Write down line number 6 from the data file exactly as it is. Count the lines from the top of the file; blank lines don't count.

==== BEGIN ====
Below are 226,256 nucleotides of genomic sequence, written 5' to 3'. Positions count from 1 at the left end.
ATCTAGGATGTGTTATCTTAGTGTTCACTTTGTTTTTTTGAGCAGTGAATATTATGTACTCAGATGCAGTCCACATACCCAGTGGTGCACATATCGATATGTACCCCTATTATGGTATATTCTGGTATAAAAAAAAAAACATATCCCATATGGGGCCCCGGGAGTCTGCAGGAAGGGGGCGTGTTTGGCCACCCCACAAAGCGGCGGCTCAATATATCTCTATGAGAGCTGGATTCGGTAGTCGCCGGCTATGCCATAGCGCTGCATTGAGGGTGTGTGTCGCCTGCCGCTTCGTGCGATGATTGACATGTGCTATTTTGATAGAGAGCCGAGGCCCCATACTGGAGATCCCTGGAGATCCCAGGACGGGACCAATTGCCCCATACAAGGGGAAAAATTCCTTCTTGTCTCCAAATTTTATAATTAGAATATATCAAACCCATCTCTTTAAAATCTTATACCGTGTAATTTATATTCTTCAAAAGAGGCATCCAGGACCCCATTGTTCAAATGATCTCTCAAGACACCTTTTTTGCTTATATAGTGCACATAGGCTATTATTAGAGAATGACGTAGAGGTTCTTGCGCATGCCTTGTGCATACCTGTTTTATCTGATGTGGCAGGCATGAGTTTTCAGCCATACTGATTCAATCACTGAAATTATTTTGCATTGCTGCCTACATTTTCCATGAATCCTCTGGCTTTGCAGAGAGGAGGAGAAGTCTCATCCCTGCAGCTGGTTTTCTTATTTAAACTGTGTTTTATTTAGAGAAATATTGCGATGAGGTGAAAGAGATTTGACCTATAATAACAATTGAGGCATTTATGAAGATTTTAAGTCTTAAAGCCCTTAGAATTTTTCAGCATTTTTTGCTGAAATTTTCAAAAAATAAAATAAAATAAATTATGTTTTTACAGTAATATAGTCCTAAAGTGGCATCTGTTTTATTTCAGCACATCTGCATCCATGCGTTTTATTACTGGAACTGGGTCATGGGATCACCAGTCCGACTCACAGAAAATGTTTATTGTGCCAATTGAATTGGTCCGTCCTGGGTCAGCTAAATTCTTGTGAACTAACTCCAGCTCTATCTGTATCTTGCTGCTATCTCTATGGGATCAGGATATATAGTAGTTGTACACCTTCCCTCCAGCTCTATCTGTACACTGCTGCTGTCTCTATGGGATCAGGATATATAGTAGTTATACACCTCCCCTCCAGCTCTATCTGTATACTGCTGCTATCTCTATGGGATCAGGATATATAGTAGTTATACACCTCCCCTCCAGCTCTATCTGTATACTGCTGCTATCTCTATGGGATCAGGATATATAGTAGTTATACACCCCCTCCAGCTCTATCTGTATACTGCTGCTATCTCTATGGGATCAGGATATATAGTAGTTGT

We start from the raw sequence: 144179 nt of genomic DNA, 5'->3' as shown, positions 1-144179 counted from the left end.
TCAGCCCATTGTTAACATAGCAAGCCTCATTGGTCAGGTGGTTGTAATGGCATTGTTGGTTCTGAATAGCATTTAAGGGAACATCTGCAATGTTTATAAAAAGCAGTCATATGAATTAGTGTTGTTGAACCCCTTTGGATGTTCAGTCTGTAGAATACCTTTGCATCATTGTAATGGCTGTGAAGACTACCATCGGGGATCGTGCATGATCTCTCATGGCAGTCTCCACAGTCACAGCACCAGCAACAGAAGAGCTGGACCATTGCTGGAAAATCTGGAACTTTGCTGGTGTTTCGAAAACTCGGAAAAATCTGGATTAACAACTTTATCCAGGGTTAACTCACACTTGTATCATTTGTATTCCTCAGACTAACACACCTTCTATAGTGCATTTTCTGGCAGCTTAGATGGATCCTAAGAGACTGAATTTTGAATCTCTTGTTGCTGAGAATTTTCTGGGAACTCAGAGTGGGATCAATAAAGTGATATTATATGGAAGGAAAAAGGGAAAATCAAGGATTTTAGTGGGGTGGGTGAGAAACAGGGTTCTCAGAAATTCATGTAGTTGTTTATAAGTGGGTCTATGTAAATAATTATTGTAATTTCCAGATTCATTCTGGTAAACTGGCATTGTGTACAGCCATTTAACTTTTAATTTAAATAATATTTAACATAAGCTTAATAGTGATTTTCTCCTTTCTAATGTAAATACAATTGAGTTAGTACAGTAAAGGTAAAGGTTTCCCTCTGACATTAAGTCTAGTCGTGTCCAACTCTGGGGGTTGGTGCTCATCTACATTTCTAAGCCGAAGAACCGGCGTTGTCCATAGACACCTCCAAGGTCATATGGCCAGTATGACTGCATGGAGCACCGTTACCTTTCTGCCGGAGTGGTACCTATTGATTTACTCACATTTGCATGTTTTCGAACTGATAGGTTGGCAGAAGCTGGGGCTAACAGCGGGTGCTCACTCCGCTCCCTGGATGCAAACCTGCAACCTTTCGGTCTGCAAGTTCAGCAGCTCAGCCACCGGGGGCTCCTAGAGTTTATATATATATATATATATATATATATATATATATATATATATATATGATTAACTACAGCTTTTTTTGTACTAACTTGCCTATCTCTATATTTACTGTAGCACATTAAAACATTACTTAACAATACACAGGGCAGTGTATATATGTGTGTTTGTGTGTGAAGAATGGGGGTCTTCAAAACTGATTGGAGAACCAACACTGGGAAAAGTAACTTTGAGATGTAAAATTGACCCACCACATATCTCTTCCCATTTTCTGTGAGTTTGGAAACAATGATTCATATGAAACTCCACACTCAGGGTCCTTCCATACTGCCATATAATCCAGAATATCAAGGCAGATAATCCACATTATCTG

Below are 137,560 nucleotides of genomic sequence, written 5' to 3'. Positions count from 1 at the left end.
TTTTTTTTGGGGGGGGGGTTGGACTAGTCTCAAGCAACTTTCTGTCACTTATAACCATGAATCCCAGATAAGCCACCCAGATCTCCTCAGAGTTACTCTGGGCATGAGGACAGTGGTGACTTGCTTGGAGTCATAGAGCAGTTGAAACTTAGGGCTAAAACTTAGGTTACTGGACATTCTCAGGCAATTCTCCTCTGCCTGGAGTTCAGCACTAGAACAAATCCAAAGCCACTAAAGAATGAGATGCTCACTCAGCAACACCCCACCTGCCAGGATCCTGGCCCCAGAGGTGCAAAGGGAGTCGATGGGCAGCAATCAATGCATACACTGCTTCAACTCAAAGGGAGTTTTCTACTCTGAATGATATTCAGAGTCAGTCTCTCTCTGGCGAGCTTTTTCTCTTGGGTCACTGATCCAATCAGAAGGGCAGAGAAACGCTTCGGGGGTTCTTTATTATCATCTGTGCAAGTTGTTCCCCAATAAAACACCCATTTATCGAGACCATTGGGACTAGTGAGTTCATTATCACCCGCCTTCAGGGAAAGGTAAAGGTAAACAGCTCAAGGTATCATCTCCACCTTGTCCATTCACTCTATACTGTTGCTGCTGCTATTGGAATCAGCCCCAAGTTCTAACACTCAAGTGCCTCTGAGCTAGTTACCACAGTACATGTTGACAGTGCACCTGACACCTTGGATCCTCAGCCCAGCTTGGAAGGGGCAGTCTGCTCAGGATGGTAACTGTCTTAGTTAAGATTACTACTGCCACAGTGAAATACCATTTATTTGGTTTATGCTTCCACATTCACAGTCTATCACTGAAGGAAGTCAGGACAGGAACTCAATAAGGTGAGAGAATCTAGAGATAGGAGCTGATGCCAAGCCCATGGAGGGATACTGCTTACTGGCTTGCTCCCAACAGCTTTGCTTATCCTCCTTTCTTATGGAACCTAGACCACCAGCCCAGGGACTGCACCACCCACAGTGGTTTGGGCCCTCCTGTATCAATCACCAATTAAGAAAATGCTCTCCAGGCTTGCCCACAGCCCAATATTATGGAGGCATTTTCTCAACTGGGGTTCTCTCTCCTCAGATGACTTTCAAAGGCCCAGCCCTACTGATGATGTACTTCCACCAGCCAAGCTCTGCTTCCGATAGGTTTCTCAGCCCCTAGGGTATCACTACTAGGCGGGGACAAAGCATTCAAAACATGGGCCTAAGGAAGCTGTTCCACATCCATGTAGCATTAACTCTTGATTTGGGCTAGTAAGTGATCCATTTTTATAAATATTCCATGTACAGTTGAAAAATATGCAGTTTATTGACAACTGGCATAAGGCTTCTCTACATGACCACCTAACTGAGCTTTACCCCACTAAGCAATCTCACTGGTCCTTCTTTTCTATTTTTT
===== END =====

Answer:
TTTTTTTTGGGGGGGGGGTTGGACTAGTCTCAAGCAACTTTCTGTCACTTATAACCATGAATCCCAGATAAGCCACCCAGATCTCCTCAGAGTTACTCTGGGCATGAGGACAGTGGTGACTTGCTTGGAGTCATAGAGCAGTTGAAACTTAGGGCTAAAACTTAGGTTACTGGACATTCTCAGGCAATTCTCCTCTGCCTGGAGTTCAGCACTAGAACAAATCCAAAGCCACTAAAGAATGAGATGCTCACTCAGCAACACCCCACCTGCCAGGATCCTGGCCCCAGAGGTGCAAAGGGAGTCGATGGGCAGCAATCAATGCATACACTGCTTCAACTCAAAGGGAGTTTTCTACTCTGAATGATATTCAGAGTCAGTCTCTCTCTGGCGAGCTTTTTCTCTTGGGTCACTGATCCAATCAGAAGGGCAGAGAAACGCTTCGGGGGTTCTTTATTATCATCTGTGCAAGTTGTTCCCCAATAAAACACCCATTTATCGAGACCATTGGGACTAGTGAGTTCATTATCACCCGCCTTCAGGGAAAGGTAAAGGTAAACAGCTCAAGGTATCATCTCCACCTTGTCCATTCACTCTATACTGTTGCTGCTGCTATTGGAATCAGCCCCAAGTTCTAACACTCAAGTGCCTCTGAGCTAGTTACCACAGTACATGTTGACAGTGCACCTGACACCTTGGATCCTCAGCCCAGCTTGGAAGGGGCAGTCTGCTCAGGATGGTAACTGTCTTAGTTAAGATTACTACTGCCACAGTGAAATACCATTTATTTGGTTTATGCTTCCACATTCACAGTCTATCACTGAAGGAAGTCAGGACAGGAACTCAATAAGGTGAGAGAATCTAGAGATAGGAGCTGATGCCAAGCCCATGGAGGGATACTGCTTACTGGCTTGCTCCCAACAGCTTTGCTTATCCTCCTTTCTTATGGAACCTAGACCACCAGCCCAGGGACTGCACCACCCACAGTGGTTTGGGCCCTCCTGTATCAATCACCAATTAAGAAAATGCTCTCCAGGCTTGCCCACAGCCCAATATTATGGAGGCATTTTCTCAACTGGGGTTCTCTCTCCTCAGATGACTTTCAAAGGCCCAGCCCTACTGATGATGTACTTCCACCAGCCAAGCTCTGCTTCCGATAGGTTTCTCAGCCCCTAGGGTATCACTACTAGGCGGGGACAAAGCATTCAAAACATGGGCCTAAGGAAGCTGTTCCACATCCATGTAGCATTAACTCTTGATTTGGGCTAGTAAGTGATCCATTTTTATAAATATTCCATGTACAGTTGAAAAATATGCAGTTTATTGACAACTGGCATAAGGCTTCTCTACATGACCACCTAACTGAGCTTTACCCCACTAAGCAATCTCACTGGTCCTTCTTTTCTATTTTTT